People Voted for Trump Because They Were Anxious, Not Poor

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Meanwhile, a few things did correlate with support for Trump: a voter’s desire for their group to be dominant, as well as how much they disagreed with Clinton’s views on trade and China. Trump supporters were also more likely than Clinton voters to feel that “the American way of life is threatened,” and that high-status groups, like men, Christians, and whites, are discriminated against.

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This sense of unfounded persecution is far from rare, and it seems to be heightened during moments of societal change. As my colleague Emma Green has written, white evangelicals see more discrimination against Christians than Muslims in the United States, and 79 percent of white working-class voters who had anxieties about the “American way of life” chose Trump over Clinton. As I pointed out in the fall of 2016, several surveys showed many men supported Trump because they felt their status in society was threatened, and that Trump would restore it. Even the education gap in support for Trump disappears, according to one analysis, if you account for the fact that non-college-educated whites are simply more likely to affirm racist views than those with college degrees. (At the most extreme end, white supremacists also use victimhood to further their cause.)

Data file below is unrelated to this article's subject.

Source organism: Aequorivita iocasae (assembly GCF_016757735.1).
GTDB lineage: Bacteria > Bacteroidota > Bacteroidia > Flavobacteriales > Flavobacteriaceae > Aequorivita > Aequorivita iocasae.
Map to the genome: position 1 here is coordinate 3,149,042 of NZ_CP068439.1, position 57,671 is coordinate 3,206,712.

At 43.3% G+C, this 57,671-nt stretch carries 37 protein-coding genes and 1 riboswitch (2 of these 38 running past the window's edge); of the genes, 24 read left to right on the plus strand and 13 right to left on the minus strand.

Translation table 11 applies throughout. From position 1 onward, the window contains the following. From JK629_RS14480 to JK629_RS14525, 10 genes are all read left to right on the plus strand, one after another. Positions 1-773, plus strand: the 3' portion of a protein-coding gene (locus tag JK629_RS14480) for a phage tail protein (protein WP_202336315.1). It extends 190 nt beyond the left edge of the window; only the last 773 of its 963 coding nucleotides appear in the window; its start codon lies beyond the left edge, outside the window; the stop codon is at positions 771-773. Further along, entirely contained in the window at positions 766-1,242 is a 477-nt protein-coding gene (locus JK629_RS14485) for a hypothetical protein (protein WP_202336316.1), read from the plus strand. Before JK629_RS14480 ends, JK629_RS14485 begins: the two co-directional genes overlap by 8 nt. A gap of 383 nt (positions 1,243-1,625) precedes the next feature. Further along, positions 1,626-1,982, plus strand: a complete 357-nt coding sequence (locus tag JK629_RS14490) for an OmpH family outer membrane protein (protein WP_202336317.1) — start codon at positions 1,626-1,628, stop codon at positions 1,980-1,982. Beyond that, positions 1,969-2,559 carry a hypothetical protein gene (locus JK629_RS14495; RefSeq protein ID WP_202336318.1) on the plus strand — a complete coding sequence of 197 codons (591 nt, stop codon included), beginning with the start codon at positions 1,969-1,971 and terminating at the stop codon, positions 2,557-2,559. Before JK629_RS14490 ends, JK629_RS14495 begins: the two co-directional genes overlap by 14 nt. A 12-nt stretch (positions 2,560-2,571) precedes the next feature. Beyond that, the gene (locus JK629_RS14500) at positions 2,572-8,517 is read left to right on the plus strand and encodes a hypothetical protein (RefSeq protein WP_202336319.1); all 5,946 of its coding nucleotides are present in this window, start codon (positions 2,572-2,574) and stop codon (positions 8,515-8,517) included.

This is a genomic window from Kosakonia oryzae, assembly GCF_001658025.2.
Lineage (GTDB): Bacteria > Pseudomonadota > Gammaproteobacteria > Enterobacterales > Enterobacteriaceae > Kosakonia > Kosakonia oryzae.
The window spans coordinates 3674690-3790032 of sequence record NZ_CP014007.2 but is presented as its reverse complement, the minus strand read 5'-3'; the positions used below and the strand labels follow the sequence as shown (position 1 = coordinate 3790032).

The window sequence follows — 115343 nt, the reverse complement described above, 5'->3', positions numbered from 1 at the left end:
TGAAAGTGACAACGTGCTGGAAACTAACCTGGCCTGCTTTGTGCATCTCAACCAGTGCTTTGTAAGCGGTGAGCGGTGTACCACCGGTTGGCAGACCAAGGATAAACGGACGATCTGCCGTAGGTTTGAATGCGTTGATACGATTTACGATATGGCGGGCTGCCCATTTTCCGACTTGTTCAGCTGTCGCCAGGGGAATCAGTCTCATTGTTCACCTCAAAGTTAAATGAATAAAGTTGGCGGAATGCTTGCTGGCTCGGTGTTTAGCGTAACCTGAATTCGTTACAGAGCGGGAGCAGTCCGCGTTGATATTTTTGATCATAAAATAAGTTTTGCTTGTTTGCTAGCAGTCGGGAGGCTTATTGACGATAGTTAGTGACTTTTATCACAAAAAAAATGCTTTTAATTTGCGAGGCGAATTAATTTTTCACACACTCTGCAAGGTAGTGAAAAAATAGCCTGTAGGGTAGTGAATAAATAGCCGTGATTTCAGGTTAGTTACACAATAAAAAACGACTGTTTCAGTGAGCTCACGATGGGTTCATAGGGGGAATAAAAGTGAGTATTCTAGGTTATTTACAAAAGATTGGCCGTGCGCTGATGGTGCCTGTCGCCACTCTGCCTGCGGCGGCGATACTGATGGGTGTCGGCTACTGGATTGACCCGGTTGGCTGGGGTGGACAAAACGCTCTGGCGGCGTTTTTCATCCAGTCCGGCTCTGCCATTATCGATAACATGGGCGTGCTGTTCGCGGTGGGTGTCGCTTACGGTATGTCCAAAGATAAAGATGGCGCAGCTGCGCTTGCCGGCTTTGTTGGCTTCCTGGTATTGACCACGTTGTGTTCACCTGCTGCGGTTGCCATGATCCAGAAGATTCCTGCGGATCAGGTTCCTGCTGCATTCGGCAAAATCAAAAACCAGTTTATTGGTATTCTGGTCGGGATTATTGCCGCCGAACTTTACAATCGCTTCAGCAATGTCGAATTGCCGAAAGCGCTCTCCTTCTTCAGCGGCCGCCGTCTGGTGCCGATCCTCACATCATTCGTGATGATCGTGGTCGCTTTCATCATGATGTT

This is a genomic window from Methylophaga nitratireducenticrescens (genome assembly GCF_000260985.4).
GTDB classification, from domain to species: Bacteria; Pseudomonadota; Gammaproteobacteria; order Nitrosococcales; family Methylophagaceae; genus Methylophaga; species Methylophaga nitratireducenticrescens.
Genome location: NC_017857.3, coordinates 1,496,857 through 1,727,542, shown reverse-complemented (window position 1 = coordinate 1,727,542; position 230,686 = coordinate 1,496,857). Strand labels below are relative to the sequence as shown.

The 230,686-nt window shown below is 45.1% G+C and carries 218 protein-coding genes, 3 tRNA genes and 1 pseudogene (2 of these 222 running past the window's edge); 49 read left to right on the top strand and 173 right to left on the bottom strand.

These why-did-people-vote-for-Trump studies are clarifying, but also a little bit unsatisfying, from the point of view of a politician. They dispel the fiction-to use another 2016 meme-that the majority of Trump supporters are disenfranchised victims of capitalism’s cruelties. At the same time, deep-seated psychological resentment is harder for policy makers to address than an overly meager disability check. You can teach out-of-work coal miners to code, but you may not be able to convince them to embrace changing racial and gender norms. You can offer universal basic incomes, but that won’t ameliorate resentment of demographic changes.

In other words, it’s now pretty clear that many Trump supporters feel threatened, frustrated, and marginalized-not on an economic, but on an existential level. Now what?

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